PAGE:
Human language is in constant evolution. New technologies give us words like “ringtone” and changing interests give us words like “agritourism” and “locavore” to add to our lexicon. Occasionally we have words where agreement on meaning is difficult, like when we talk about “local” and “organic” food.
Farmers markets have seen tremendous growth in recent years as people have sought fresh, locally grown foods. Markets and sometimes cities have set up rules for what can be sold, most often defined by the distance it took to drive there. New York-based grocery delivery service FreshDirect sources 350 products from 30 farms within 300 miles of the city and delivers them within 48 hours. A stretch from what most farmers’ markets would allow. A Safeway store in Washington tried to stretch it even further by promoting a “farmers-market-style” display to capitalize on this trend, but without any true connection to local farms. Perhaps they misinterpreted one of the suggestions from my 2008 Produce News article.
The bending of definitions has lead to actions like that of, Maryland’s governor, who authorized its agriculture department to define “local” in its state. Currently only one state defines what is “locally grown”, Vermont. There, only state-grown food, or anything grown within 30 miles of the point of sale can receive this distinction. In a state 80 miles wide and 160 miles long, you could come across two apples, one grown 31 miles away and another grown five times further. If you lived in Newport, VT, the latter could be called “locally grown” and the former might even be labeled as imported (Maryland is 101 miles wide and 249 miles in length). A law that includes all state grown produce as local in California, could result in “locally grown fruit” traveling up to 770 miles. States have long had initiatives to promote state produce. The Jersey Fresh program has led to a series of similar initiatives to successfully promote state-grown produce in and out of the state. These laws to define “locally grown” based on arbitrary lines, however, can be viewed as a limit to fair interstate competition and will eventually demand federal legislation to define the term to be consistently applied.
The word “organic” means different things to different people. Some mistakenly believe it means the product is healthier, fresher or has a smaller impact on the environment. Recent studies have disproved the health myth, and simple math can tell you that organic fruit from 1000 miles away is not fresher than your local conventional farm. The impact on the environment can also be questioned, even after looking at the antiquated term “food miles” and viewing the overall “carbon footprint.” China has thrown a wrench in the whole trust of organic labeling, and even bringing into question one of the organic movement’s leading brands, Whole Foods. The USDA recently announced the ban of a leading organic certification company and a thorough review of practices in China in an effort to reassure the public in the authority of its organic label. Whole Foods Markets has packaged up to 30 organic items from China under its private label for years, but will cut that back to only frozen edamame by the end of the 2010. As organic food gains in popularity and demands a premium price, the label will continue to be abused. Again, for a meaningful definition to take shape, consistent standards must be applied.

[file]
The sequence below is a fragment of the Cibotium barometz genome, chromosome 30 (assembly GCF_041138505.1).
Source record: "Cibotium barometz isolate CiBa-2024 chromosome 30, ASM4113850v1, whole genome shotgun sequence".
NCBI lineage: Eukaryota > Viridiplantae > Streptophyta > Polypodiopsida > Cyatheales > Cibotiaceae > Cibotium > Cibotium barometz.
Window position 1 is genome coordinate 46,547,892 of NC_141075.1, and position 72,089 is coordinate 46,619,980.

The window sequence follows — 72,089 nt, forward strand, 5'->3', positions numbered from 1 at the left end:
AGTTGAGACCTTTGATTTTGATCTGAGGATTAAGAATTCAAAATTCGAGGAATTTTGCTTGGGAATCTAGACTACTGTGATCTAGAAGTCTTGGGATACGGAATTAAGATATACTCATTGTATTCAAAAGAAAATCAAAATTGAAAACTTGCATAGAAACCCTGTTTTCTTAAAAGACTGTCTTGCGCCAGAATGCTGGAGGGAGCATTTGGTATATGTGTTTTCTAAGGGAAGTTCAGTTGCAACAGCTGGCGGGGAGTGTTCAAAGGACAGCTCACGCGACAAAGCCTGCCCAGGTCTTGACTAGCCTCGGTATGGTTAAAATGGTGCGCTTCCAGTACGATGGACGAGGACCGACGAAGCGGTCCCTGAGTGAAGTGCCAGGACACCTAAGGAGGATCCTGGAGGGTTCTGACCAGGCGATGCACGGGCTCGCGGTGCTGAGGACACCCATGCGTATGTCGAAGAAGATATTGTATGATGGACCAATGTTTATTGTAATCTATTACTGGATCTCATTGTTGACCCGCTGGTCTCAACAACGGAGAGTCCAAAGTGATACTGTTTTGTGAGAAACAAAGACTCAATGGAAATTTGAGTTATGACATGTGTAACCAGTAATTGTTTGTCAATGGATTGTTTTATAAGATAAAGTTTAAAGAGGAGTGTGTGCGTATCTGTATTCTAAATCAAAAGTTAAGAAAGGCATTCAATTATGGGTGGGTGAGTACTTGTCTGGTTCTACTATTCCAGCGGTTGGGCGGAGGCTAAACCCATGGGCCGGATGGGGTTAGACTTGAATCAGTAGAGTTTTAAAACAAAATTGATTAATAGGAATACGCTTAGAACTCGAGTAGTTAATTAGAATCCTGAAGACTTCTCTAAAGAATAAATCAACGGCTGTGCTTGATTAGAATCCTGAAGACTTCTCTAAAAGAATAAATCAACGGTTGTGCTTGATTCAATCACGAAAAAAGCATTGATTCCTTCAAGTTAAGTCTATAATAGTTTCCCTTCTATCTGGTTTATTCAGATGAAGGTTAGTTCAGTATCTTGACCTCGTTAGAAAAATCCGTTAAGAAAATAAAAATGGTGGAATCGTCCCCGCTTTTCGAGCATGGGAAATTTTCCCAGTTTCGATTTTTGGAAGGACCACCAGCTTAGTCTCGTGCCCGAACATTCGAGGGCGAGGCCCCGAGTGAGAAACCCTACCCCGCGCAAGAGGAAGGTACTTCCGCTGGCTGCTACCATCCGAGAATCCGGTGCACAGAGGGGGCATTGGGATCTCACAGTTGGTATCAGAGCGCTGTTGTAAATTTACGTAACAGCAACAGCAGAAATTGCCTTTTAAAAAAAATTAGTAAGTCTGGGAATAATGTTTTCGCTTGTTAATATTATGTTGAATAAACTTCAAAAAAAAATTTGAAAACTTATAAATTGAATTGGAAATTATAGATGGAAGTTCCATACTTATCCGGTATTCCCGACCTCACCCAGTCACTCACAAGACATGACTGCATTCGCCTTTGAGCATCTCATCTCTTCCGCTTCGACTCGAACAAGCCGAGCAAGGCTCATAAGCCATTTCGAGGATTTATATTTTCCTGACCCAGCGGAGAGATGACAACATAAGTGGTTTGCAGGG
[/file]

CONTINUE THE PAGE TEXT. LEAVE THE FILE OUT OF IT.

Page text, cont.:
A U.S. definition is a good start, however, global agreement for all foods is needed in today’s marketplace. The U.S. government has established Country of Origin Labeling (COOL) requirements, and Louisiana went a step further with Farm of Origin Labeling requirements for strawberries, though the acronym FOOL may not be as well received. The Global Harmonization Initiative is moving forward on definitions for food safety and good agricultural practices to level the playing field and increase the efficiency of certification for the industry. Maybe defining local isn’t a task they could, or even want to tackle, but it makes sense for an agreed upon standard for organic food. Let’s just hope that if the U.S. does develop a definition for “locally grown”, it goes beyond “everything grown in the country or within 30 miles” as a standard.
Image by Getty Images/Darren Wamboldt.